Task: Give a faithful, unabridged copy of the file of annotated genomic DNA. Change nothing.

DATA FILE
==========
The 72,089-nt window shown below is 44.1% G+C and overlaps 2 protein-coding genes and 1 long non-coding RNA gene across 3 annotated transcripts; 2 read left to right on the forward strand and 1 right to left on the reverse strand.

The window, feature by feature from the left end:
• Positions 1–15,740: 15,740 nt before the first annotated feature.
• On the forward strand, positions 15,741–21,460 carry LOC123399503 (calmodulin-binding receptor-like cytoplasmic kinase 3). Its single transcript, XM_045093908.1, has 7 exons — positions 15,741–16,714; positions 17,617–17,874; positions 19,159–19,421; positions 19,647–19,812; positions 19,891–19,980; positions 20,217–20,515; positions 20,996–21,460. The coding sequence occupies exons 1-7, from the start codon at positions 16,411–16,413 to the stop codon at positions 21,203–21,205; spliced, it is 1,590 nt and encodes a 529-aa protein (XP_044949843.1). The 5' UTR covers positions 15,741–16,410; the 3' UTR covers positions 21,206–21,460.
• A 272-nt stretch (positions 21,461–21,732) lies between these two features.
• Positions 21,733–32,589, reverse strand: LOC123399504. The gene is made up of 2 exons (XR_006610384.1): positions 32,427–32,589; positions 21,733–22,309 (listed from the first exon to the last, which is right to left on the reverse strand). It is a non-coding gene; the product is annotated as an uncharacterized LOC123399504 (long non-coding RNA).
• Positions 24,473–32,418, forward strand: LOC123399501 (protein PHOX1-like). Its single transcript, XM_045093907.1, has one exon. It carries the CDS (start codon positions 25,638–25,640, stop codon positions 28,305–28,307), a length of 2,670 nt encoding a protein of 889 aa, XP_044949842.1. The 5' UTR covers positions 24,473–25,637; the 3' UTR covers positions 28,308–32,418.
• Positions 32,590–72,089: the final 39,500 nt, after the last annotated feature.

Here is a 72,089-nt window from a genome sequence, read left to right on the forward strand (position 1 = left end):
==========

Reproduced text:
The 72,089-nt window shown below is 44.1% G+C and overlaps 2 protein-coding genes and 1 long non-coding RNA gene across 3 annotated transcripts; 2 read left to right on the forward strand and 1 right to left on the reverse strand.

The window, feature by feature from the left end:
• Positions 1–15,740: 15,740 nt before the first annotated feature.
• On the forward strand, positions 15,741–21,460 carry LOC123399503 (calmodulin-binding receptor-like cytoplasmic kinase 3). Its single transcript, XM_045093908.1, has 7 exons — positions 15,741–16,714; positions 17,617–17,874; positions 19,159–19,421; positions 19,647–19,812; positions 19,891–19,980; positions 20,217–20,515; positions 20,996–21,460. The coding sequence occupies exons 1-7, from the start codon at positions 16,411–16,413 to the stop codon at positions 21,203–21,205; spliced, it is 1,590 nt and encodes a 529-aa protein (XP_044949843.1). The 5' UTR covers positions 15,741–16,410; the 3' UTR covers positions 21,206–21,460.
• A 272-nt stretch (positions 21,461–21,732) lies between these two features.
• Positions 21,733–32,589, reverse strand: LOC123399504. The gene is made up of 2 exons (XR_006610384.1): positions 32,427–32,589; positions 21,733–22,309 (listed from the first exon to the last, which is right to left on the reverse strand). It is a non-coding gene; the product is annotated as an uncharacterized LOC123399504 (long non-coding RNA).
• Positions 24,473–32,418, forward strand: LOC123399501 (protein PHOX1-like). Its single transcript, XM_045093907.1, has one exon. It carries the CDS (start codon positions 25,638–25,640, stop codon positions 28,305–28,307), a length of 2,670 nt encoding a protein of 889 aa, XP_044949842.1. The 5' UTR covers positions 24,473–25,637; the 3' UTR covers positions 28,308–32,418.
• Positions 32,590–72,089: the final 39,500 nt, after the last annotated feature.

Here is a 72,089-nt window from a genome sequence, read left to right on the forward strand (position 1 = left end):